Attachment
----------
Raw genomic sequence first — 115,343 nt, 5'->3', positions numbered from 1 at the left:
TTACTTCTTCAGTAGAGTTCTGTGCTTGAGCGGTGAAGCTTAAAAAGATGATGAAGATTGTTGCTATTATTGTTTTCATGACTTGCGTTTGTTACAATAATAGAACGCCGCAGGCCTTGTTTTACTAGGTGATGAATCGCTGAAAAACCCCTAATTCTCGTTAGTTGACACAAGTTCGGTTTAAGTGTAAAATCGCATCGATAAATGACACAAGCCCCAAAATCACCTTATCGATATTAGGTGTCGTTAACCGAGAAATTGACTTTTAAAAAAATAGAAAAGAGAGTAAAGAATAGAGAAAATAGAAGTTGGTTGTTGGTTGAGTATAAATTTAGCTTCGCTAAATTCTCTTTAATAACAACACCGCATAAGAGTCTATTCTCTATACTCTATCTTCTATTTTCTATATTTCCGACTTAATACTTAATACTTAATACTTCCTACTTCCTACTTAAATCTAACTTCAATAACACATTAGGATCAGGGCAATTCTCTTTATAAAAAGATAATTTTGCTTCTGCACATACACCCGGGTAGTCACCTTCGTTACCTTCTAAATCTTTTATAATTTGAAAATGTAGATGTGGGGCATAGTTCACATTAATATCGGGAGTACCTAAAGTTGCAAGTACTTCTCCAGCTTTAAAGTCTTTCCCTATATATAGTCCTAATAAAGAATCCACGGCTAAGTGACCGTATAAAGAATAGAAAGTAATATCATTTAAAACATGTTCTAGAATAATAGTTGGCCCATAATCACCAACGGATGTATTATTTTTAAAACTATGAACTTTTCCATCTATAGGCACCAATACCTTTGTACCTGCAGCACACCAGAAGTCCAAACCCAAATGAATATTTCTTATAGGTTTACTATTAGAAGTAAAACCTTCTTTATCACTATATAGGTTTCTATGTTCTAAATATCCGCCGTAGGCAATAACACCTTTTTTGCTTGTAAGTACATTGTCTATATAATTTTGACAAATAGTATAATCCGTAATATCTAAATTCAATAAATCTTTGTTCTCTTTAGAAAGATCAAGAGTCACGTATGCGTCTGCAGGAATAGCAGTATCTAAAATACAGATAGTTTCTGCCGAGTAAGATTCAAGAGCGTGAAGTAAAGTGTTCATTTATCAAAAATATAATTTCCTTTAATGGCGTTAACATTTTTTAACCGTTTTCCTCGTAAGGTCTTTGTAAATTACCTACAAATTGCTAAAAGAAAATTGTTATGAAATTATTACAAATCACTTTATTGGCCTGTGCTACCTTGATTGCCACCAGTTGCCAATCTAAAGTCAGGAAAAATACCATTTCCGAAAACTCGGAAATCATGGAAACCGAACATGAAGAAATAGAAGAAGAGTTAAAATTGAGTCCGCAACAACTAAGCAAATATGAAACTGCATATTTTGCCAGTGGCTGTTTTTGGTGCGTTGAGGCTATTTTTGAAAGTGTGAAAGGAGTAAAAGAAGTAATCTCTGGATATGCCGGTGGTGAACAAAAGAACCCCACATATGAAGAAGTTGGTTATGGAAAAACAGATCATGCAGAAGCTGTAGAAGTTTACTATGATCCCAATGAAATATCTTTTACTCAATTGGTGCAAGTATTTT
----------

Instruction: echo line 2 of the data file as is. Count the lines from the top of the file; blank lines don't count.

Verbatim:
TTACTTCTTCAGTAGAGTTCTGTGCTTGAGCGGTGAAGCTTAAAAAGATGATGAAGATTGTTGCTATTATTGTTTTCATGACTTGCGTTTGTTACAATAATAGAACGCCGCAGGCCTTGTTTTACTAGGTGATGAATCGCTGAAAAACCCCTAATTCTCGTTAGTTGACACAAGTTCGGTTTAAGTGTAAAATCGCATCGATAAATGACACAAGCCCCAAAATCACCTTATCGATATTAGGTGTCGTTAACCGAGAAATTGACTTTTAAAAAAATAGAAAAGAGAGTAAAGAATAGAGAAAATAGAAGTTGGTTGTTGGTTGAGTATAAATTTAGCTTCGCTAAATTCTCTTTAATAACAACACCGCATAAGAGTCTATTCTCTATACTCTATCTTCTATTTTCTATATTTCCGACTTAATACTTAATACTTAATACTTCCTACTTCCTACTTAAATCTAACTTCAATAACACATTAGGATCAGGGCAATTCTCTTTATAAAAAGATAATTTTGCTTCTGCACATACACCCGGGTAGTCACCTTCGTTACCTTCTAAATCTTTTATAATTTGAAAATGTAGATGTGGGGCATAGTTCACATTAATATCGGGAGTACCTAAAGTTGCAAGTACTTCTCCAGCTTTAAAGTCTTTCCCTATATATAGTCCTAATAAAGAATCCACGGCTAAGTGACCGTATAAAGAATAGAAAGTAATATCATTTAAAACATGTTCTAGAATAATAGTTGGCCCATAATCACCAACGGATGTATTATTTTTAAAACTATGAACTTTTCCATCTATAGGCACCAATACCTTTGTACCTGCAGCACACCAGAAGTCCAAACCCAAATGAATATTTCTTATAGGTTTACTATTAGAAGTAAAACCTTCTTTATCACTATATAGGTTTCTATGTTCTAAATATCCGCCGTAGGCAATAACACCTTTTTTGCTTGTAAGTACATTGTCTATATAATTTTGACAAATAGTATAATCCGTAATATCTAAATTCAATAAATCTTTGTTCTCTTTAGAAAGATCAAGAGTCACGTATGCGTCTGCAGGAATAGCAGTATCTAAAATACAGATAGTTTCTGCCGAGTAAGATTCAAGAGCGTGAAGTAAAGTGTTCATTTATCAAAAATATAATTTCCTTTAATGGCGTTAACATTTTTTAACCGTTTTCCTCGTAAGGTCTTTGTAAATTACCTACAAATTGCTAAAAGAAAATTGTTATGAAATTATTACAAATCACTTTATTGGCCTGTGCTACCTTGATTGCCACCAGTTGCCAATCTAAAGTCAGGAAAAATACCATTTCCGAAAACTCGGAAATCATGGAAACCGAACATGAAGAAATAGAAGAAGAGTTAAAATTGAGTCCGCAACAACTAAGCAAATATGAAACTGCATATTTTGCCAGTGGCTGTTTTTGGTGCGTTGAGGCTATTTTTGAAAGTGTGAAAGGAGTAAAAGAAGTAATCTCTGGATATGCCGGTGGTGAACAAAAGAACCCCACATATGAAGAAGTTGGTTATGGAAAAACAGATCATGCAGAAGCTGTAGAAGTTTACTATGATCCCAATGAAATATCTTTTACTCAATTGGTGCAAGTATTTT